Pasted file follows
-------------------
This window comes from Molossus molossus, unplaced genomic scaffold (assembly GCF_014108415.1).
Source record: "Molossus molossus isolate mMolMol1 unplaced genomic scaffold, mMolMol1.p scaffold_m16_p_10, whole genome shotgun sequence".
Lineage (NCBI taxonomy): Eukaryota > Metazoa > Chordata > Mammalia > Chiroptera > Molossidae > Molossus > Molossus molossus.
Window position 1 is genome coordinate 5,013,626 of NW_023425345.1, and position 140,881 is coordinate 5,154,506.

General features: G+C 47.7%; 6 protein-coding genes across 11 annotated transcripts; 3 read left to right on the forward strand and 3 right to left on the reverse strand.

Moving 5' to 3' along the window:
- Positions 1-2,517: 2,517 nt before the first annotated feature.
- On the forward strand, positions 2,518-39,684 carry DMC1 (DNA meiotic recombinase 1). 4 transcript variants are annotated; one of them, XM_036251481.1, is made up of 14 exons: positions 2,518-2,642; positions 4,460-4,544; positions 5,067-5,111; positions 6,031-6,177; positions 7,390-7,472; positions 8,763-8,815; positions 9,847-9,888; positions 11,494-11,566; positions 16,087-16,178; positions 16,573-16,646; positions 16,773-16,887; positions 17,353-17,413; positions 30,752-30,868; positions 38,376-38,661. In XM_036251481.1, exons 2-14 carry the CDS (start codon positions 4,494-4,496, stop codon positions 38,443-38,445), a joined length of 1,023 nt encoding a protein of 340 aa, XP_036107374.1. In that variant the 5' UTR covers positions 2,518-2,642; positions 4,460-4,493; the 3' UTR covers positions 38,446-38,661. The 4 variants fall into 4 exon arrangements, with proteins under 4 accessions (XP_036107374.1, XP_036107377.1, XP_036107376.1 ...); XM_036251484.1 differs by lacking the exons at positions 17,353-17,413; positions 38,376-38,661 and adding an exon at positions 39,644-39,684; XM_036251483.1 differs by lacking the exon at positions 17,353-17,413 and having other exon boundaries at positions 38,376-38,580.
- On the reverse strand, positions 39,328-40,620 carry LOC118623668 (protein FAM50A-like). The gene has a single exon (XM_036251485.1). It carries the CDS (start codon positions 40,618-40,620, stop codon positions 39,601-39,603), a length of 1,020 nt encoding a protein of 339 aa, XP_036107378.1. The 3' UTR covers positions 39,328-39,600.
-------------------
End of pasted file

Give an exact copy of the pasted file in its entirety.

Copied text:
This window comes from Molossus molossus, unplaced genomic scaffold (assembly GCF_014108415.1).
Source record: "Molossus molossus isolate mMolMol1 unplaced genomic scaffold, mMolMol1.p scaffold_m16_p_10, whole genome shotgun sequence".
Lineage (NCBI taxonomy): Eukaryota > Metazoa > Chordata > Mammalia > Chiroptera > Molossidae > Molossus > Molossus molossus.
Window position 1 is genome coordinate 5,013,626 of NW_023425345.1, and position 140,881 is coordinate 5,154,506.

General features: G+C 47.7%; 6 protein-coding genes across 11 annotated transcripts; 3 read left to right on the forward strand and 3 right to left on the reverse strand.

Moving 5' to 3' along the window:
- Positions 1-2,517: 2,517 nt before the first annotated feature.
- On the forward strand, positions 2,518-39,684 carry DMC1 (DNA meiotic recombinase 1). 4 transcript variants are annotated; one of them, XM_036251481.1, is made up of 14 exons: positions 2,518-2,642; positions 4,460-4,544; positions 5,067-5,111; positions 6,031-6,177; positions 7,390-7,472; positions 8,763-8,815; positions 9,847-9,888; positions 11,494-11,566; positions 16,087-16,178; positions 16,573-16,646; positions 16,773-16,887; positions 17,353-17,413; positions 30,752-30,868; positions 38,376-38,661. In XM_036251481.1, exons 2-14 carry the CDS (start codon positions 4,494-4,496, stop codon positions 38,443-38,445), a joined length of 1,023 nt encoding a protein of 340 aa, XP_036107374.1. In that variant the 5' UTR covers positions 2,518-2,642; positions 4,460-4,493; the 3' UTR covers positions 38,446-38,661. The 4 variants fall into 4 exon arrangements, with proteins under 4 accessions (XP_036107374.1, XP_036107377.1, XP_036107376.1 ...); XM_036251484.1 differs by lacking the exons at positions 17,353-17,413; positions 38,376-38,661 and adding an exon at positions 39,644-39,684; XM_036251483.1 differs by lacking the exon at positions 17,353-17,413 and having other exon boundaries at positions 38,376-38,580.
- On the reverse strand, positions 39,328-40,620 carry LOC118623668 (protein FAM50A-like). The gene has a single exon (XM_036251485.1). It carries the CDS (start codon positions 40,618-40,620, stop codon positions 39,601-39,603), a length of 1,020 nt encoding a protein of 339 aa, XP_036107378.1. The 3' UTR covers positions 39,328-39,600.